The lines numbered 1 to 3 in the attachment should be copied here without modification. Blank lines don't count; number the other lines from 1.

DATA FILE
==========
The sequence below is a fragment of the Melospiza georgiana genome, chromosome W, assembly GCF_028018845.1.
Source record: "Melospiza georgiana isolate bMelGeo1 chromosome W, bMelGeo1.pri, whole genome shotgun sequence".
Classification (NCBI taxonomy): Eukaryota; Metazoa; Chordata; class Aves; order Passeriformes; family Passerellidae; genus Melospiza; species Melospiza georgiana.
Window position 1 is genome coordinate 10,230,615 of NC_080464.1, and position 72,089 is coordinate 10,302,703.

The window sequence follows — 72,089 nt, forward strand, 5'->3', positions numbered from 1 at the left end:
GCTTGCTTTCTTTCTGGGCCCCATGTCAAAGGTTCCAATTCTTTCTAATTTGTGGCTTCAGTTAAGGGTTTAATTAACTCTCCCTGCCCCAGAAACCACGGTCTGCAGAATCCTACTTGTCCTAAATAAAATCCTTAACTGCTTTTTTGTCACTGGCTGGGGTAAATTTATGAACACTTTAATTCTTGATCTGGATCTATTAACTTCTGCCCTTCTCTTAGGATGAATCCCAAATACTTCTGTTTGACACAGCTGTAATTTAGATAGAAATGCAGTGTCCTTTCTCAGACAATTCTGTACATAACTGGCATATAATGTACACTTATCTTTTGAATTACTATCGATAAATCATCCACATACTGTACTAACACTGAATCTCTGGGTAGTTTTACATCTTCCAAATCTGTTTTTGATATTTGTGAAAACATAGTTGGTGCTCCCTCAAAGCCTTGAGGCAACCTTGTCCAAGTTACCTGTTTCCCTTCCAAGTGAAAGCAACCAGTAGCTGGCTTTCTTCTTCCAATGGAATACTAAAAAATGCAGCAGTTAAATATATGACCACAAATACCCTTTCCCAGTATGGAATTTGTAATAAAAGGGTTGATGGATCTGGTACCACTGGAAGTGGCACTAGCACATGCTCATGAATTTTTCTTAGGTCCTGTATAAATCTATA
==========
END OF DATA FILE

The sequence below is a fragment of the Melospiza georgiana genome, chromosome W, assembly GCF_028018845.1.
Source record: "Melospiza georgiana isolate bMelGeo1 chromosome W, bMelGeo1.pri, whole genome shotgun sequence".
Classification (NCBI taxonomy): Eukaryota; Metazoa; Chordata; class Aves; order Passeriformes; family Passerellidae; genus Melospiza; species Melospiza georgiana.